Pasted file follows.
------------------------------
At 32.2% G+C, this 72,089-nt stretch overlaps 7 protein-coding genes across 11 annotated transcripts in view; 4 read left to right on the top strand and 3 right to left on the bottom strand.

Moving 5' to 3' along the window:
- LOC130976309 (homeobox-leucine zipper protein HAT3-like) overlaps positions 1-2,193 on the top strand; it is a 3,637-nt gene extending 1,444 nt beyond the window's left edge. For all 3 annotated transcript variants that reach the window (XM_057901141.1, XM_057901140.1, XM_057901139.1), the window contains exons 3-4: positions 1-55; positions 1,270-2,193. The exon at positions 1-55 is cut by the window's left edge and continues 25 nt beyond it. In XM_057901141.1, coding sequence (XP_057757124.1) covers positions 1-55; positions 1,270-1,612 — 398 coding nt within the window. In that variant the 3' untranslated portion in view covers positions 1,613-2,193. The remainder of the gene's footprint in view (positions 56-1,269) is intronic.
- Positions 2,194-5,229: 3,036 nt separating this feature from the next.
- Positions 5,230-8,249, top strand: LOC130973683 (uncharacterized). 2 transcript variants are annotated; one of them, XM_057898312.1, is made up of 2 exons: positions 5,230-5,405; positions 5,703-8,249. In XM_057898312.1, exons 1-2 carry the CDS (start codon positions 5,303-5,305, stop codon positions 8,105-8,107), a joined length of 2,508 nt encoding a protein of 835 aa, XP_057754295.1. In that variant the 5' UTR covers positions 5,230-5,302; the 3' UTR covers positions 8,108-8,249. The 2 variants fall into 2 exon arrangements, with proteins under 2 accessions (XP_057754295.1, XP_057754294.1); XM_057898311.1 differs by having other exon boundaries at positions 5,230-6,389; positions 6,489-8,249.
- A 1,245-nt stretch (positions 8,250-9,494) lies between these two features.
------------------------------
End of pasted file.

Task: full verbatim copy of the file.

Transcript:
At 32.2% G+C, this 72,089-nt stretch overlaps 7 protein-coding genes across 11 annotated transcripts in view; 4 read left to right on the top strand and 3 right to left on the bottom strand.

Moving 5' to 3' along the window:
- LOC130976309 (homeobox-leucine zipper protein HAT3-like) overlaps positions 1-2,193 on the top strand; it is a 3,637-nt gene extending 1,444 nt beyond the window's left edge. For all 3 annotated transcript variants that reach the window (XM_057901141.1, XM_057901140.1, XM_057901139.1), the window contains exons 3-4: positions 1-55; positions 1,270-2,193. The exon at positions 1-55 is cut by the window's left edge and continues 25 nt beyond it. In XM_057901141.1, coding sequence (XP_057757124.1) covers positions 1-55; positions 1,270-1,612 — 398 coding nt within the window. In that variant the 3' untranslated portion in view covers positions 1,613-2,193. The remainder of the gene's footprint in view (positions 56-1,269) is intronic.
- Positions 2,194-5,229: 3,036 nt separating this feature from the next.
- Positions 5,230-8,249, top strand: LOC130973683 (uncharacterized). 2 transcript variants are annotated; one of them, XM_057898312.1, is made up of 2 exons: positions 5,230-5,405; positions 5,703-8,249. In XM_057898312.1, exons 1-2 carry the CDS (start codon positions 5,303-5,305, stop codon positions 8,105-8,107), a joined length of 2,508 nt encoding a protein of 835 aa, XP_057754295.1. In that variant the 5' UTR covers positions 5,230-5,302; the 3' UTR covers positions 8,108-8,249. The 2 variants fall into 2 exon arrangements, with proteins under 2 accessions (XP_057754295.1, XP_057754294.1); XM_057898311.1 differs by having other exon boundaries at positions 5,230-6,389; positions 6,489-8,249.
- A 1,245-nt stretch (positions 8,250-9,494) lies between these two features.